Enhanced Tactile (Touch) Spatial Acuity in Upper Limb Amputees
This study will examine whether tactile (touch) abilities at the lip are more acute in people with upper limb amputation compared with healthy normal volunteers. People with an amputated upper limb have an expanded brain representation of the lip that may correlate with heightened tactile spatial acuity.
Normal volunteers will be recruited for this study. Candidates will be screened with physical and neurological examinations. (Amputee volunteers will be studied at the amputee clinic at the University of Tubingen, Germany.)
Participants will sit comfortably in a chair, wearing a blindfold, during the following experiments:
- Plastic domes with grooves are placed on parts of the lower lip on either side for a few seconds. The volunteer is then asked to identify the direction of the grooves relative to the long axis of the lip.
- The participant's arm is placed in a cast and the index finger is immobilized. The same test done on the lip is repeated on the distal part of the index finger.
Each part of the test lasts about 20 minutes, and the entire experiment takes about 2 hours.
|Official Title:||Enhancement of Tactile Spatial Acuity in Upper Limb Amputees|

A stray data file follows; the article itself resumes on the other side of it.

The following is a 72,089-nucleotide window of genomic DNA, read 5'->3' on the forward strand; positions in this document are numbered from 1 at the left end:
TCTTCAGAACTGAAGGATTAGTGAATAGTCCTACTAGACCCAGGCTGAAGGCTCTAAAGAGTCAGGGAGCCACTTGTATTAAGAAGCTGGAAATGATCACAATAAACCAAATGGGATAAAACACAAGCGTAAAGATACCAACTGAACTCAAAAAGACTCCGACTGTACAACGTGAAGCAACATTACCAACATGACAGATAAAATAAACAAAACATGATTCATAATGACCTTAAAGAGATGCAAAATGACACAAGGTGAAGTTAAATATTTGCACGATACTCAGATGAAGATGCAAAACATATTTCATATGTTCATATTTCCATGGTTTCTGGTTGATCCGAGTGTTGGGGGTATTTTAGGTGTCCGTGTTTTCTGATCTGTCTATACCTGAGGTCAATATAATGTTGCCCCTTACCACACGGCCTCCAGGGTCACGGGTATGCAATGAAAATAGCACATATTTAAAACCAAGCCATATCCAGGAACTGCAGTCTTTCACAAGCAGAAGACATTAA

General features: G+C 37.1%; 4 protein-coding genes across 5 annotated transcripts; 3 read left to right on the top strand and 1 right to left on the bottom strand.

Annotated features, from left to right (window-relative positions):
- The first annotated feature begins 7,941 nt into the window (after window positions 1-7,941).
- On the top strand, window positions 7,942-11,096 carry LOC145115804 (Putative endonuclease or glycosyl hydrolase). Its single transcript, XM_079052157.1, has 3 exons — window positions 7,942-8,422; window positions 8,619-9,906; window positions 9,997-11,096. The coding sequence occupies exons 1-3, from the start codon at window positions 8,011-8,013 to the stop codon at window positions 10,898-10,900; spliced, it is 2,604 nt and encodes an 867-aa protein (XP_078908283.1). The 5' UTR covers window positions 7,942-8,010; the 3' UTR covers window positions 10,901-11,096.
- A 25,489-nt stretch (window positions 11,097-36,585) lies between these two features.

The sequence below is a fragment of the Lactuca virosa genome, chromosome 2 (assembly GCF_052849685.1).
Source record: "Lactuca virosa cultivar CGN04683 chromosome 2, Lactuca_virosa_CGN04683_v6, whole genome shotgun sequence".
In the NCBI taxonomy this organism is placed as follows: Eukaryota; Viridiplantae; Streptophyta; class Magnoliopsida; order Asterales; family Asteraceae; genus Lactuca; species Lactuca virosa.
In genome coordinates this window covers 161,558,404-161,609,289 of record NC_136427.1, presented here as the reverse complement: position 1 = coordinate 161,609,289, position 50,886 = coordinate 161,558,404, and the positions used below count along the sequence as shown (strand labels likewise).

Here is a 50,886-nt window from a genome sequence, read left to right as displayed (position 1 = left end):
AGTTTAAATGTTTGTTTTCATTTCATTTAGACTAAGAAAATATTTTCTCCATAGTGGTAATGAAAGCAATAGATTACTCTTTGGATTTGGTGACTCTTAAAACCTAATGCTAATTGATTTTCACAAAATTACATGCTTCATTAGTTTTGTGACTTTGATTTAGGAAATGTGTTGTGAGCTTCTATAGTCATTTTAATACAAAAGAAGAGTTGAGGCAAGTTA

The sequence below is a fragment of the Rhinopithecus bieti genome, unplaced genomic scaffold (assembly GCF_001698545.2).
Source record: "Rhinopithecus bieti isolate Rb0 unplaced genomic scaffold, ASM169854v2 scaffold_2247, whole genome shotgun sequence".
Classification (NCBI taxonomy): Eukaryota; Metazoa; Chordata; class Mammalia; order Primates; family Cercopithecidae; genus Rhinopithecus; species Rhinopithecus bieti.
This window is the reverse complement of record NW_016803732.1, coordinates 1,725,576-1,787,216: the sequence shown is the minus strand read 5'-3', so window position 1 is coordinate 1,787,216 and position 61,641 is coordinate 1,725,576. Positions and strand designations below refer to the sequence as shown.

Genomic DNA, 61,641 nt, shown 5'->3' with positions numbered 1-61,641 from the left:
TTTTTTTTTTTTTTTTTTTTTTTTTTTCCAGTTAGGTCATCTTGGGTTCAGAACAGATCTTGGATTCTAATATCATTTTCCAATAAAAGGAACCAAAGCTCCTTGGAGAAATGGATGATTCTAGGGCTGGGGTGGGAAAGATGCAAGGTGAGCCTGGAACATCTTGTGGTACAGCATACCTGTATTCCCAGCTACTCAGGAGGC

|Study Start Date:||December 2001|
|Estimated Study Completion Date:||March 2004|
Upper limb amputation leads to expansion of the cortical representation of the lip into the adjacent deafferented hand representation. It is conceivable that this enlargement of the lip representation may translate into a behavioral gain. The purpose of this protocol is to test the hypothesis that upper limb amputation in humans results in higher tactile spatial acuity at the lip. This would represent the first demonstration of chronic deafferentation-induced behavioral gains within the somatosensory system.
|United States, Maryland|
|National Institute of Neurological Disorders and Stroke (NINDS)|
|Bethesda, Maryland, United States, 20892|